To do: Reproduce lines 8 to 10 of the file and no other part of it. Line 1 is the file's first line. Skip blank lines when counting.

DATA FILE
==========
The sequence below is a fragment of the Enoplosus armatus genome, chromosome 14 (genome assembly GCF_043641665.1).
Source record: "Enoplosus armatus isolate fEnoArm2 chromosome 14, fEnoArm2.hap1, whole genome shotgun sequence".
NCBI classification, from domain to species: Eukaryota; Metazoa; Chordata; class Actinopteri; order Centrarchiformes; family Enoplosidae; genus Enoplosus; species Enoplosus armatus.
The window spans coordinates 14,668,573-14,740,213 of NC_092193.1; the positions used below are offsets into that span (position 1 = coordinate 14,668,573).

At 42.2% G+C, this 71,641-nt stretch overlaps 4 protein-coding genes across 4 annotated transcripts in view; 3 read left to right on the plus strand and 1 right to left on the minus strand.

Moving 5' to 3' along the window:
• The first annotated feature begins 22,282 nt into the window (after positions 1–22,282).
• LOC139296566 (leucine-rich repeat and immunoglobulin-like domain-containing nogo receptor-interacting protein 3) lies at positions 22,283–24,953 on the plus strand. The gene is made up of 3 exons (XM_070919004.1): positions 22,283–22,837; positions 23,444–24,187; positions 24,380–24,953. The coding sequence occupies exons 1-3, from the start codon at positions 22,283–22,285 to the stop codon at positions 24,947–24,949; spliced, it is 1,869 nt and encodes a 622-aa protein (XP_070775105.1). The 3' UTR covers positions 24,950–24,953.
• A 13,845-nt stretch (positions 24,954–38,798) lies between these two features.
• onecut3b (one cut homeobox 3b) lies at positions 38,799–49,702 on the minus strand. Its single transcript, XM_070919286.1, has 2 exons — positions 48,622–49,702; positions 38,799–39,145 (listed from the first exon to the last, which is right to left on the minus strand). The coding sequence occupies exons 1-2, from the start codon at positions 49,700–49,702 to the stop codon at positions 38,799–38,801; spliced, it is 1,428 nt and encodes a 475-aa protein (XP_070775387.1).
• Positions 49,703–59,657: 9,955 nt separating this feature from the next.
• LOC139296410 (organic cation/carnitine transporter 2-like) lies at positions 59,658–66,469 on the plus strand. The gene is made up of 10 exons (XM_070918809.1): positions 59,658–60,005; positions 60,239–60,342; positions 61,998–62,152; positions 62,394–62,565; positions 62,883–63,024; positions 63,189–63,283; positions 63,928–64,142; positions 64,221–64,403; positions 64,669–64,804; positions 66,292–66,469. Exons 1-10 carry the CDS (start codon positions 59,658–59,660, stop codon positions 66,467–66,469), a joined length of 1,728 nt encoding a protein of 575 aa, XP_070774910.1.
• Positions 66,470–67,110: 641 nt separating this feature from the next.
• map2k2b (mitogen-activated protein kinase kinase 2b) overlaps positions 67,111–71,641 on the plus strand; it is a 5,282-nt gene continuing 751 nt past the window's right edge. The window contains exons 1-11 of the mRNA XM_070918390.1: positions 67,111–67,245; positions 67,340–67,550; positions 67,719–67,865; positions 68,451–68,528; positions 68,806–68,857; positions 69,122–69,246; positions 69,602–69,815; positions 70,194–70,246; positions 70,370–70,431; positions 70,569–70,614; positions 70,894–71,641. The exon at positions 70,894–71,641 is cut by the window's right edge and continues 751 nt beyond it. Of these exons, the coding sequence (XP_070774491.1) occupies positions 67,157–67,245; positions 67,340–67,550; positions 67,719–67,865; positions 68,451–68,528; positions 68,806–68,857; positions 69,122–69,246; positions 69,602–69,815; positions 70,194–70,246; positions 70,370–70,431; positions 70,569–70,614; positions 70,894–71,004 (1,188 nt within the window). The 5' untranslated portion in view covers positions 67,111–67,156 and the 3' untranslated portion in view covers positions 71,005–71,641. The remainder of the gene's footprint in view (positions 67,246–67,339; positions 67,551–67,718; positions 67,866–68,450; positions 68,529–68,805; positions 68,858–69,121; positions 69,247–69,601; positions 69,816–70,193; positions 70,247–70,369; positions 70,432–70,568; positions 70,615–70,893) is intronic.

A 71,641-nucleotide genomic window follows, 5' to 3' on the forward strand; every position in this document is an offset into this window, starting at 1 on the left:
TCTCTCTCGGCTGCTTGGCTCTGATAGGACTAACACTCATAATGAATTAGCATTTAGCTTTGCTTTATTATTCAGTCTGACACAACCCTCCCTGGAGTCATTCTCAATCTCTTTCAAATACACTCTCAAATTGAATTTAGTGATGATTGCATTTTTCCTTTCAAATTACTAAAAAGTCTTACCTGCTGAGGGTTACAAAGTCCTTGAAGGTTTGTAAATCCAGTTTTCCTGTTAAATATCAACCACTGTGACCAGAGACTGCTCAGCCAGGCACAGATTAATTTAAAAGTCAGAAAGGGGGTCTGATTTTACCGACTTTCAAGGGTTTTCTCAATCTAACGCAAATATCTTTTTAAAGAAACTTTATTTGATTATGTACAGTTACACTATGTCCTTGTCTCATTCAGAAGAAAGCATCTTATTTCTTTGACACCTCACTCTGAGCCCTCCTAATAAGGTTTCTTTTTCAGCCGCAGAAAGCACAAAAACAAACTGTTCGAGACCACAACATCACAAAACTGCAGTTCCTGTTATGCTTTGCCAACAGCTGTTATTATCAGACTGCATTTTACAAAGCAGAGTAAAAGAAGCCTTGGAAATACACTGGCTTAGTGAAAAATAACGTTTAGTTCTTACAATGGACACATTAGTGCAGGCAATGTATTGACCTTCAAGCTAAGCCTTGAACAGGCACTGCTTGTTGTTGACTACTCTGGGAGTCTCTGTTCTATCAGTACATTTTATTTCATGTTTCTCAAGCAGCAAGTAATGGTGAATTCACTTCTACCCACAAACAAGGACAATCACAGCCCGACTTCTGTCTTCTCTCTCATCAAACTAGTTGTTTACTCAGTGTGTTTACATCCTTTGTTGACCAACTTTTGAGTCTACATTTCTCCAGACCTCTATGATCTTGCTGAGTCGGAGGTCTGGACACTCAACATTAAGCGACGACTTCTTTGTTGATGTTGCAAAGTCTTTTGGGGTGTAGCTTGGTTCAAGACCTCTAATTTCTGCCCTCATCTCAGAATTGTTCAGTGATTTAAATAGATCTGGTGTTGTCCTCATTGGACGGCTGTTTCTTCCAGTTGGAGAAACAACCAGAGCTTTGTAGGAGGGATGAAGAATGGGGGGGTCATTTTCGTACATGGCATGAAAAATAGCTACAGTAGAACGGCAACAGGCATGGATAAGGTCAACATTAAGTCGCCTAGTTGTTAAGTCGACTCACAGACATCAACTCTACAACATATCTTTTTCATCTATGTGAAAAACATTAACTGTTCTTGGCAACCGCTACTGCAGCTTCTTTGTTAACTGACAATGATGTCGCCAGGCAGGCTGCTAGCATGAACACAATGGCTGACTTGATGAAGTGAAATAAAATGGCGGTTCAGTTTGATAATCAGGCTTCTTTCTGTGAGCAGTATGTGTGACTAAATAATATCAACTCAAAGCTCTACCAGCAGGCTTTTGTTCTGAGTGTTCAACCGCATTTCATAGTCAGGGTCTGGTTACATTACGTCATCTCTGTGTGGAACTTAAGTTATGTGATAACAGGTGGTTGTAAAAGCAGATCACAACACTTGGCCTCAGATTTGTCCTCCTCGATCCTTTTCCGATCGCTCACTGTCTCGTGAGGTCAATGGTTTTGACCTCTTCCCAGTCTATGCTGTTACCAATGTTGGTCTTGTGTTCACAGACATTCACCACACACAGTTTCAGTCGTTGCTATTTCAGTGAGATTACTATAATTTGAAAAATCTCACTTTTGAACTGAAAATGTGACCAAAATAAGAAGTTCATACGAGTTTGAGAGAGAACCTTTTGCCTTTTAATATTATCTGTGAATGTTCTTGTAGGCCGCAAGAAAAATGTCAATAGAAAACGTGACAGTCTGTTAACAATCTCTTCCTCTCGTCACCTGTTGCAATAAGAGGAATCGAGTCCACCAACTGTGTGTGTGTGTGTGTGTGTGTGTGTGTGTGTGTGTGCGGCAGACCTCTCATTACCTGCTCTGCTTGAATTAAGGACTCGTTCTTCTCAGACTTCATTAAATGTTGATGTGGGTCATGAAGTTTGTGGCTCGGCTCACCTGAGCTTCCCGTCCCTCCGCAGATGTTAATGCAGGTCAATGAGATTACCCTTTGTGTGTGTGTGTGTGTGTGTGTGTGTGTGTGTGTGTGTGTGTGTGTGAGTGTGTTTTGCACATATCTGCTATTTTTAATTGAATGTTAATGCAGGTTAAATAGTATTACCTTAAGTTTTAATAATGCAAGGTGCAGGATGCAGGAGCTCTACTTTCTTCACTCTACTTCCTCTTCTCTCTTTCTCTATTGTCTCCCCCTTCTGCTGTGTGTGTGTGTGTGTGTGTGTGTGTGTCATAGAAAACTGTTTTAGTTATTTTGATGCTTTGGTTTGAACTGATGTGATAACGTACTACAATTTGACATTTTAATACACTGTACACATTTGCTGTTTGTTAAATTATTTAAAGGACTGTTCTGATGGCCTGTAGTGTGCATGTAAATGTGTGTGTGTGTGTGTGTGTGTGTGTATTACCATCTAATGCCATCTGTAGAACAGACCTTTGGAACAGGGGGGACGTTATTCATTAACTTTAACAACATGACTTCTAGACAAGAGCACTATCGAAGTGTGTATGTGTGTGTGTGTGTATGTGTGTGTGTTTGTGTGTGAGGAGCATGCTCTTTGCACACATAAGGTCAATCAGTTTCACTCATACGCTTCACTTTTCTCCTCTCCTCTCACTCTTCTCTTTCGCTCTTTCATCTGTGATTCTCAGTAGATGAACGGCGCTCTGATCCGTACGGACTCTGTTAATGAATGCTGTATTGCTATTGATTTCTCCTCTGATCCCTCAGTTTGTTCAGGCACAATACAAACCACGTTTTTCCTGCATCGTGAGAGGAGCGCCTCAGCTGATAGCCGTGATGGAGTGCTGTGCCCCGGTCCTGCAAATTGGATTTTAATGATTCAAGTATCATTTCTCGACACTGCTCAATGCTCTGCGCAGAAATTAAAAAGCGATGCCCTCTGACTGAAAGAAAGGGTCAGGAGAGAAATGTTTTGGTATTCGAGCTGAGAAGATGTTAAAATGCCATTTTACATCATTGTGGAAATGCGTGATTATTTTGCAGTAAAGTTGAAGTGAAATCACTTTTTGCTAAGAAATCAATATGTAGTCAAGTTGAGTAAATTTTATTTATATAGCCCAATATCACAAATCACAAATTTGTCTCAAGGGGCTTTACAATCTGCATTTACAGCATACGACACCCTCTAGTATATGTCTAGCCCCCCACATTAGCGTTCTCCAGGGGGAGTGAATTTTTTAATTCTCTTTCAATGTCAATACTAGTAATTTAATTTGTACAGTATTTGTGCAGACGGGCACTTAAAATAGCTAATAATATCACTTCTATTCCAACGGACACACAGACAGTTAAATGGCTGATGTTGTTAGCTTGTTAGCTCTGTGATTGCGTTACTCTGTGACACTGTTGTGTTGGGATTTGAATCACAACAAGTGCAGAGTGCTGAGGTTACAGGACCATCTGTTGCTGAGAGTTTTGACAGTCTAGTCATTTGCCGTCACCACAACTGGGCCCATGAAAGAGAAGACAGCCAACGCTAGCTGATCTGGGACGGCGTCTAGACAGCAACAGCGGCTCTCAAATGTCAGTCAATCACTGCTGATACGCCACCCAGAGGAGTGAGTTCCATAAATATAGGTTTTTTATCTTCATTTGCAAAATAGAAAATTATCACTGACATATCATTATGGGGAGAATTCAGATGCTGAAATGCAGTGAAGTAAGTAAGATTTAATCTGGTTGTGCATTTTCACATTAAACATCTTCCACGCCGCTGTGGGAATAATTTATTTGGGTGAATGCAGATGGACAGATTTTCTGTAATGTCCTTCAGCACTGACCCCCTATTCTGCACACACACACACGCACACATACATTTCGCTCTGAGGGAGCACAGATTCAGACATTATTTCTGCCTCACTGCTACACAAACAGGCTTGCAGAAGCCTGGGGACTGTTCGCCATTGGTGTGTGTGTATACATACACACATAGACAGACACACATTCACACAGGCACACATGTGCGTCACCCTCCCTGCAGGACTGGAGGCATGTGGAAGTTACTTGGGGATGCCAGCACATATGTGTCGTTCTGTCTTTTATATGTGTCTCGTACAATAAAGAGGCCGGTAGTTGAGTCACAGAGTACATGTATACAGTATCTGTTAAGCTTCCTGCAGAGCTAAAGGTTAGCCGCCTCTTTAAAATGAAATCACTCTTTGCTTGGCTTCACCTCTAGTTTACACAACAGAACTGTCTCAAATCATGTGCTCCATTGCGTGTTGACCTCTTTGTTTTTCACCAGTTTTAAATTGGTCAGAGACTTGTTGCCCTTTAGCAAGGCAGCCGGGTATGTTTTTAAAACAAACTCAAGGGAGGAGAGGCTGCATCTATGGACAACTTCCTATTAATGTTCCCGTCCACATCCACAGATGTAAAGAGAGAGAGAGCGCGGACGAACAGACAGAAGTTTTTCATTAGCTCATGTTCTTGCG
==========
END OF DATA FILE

• LOC139296566 (leucine-rich repeat and immunoglobulin-like domain-containing nogo receptor-interacting protein 3) lies at positions 22,283–24,953 on the plus strand. The gene is made up of 3 exons (XM_070919004.1): positions 22,283–22,837; positions 23,444–24,187; positions 24,380–24,953. The coding sequence occupies exons 1-3, from the start codon at positions 22,283–22,285 to the stop codon at positions 24,947–24,949; spliced, it is 1,869 nt and encodes a 622-aa protein (XP_070775105.1). The 3' UTR covers positions 24,950–24,953.
• A 13,845-nt stretch (positions 24,954–38,798) lies between these two features.
• onecut3b (one cut homeobox 3b) lies at positions 38,799–49,702 on the minus strand. Its single transcript, XM_070919286.1, has 2 exons — positions 48,622–49,702; positions 38,799–39,145 (listed from the first exon to the last, which is right to left on the minus strand). The coding sequence occupies exons 1-2, from the start codon at positions 49,700–49,702 to the stop codon at positions 38,799–38,801; spliced, it is 1,428 nt and encodes a 475-aa protein (XP_070775387.1).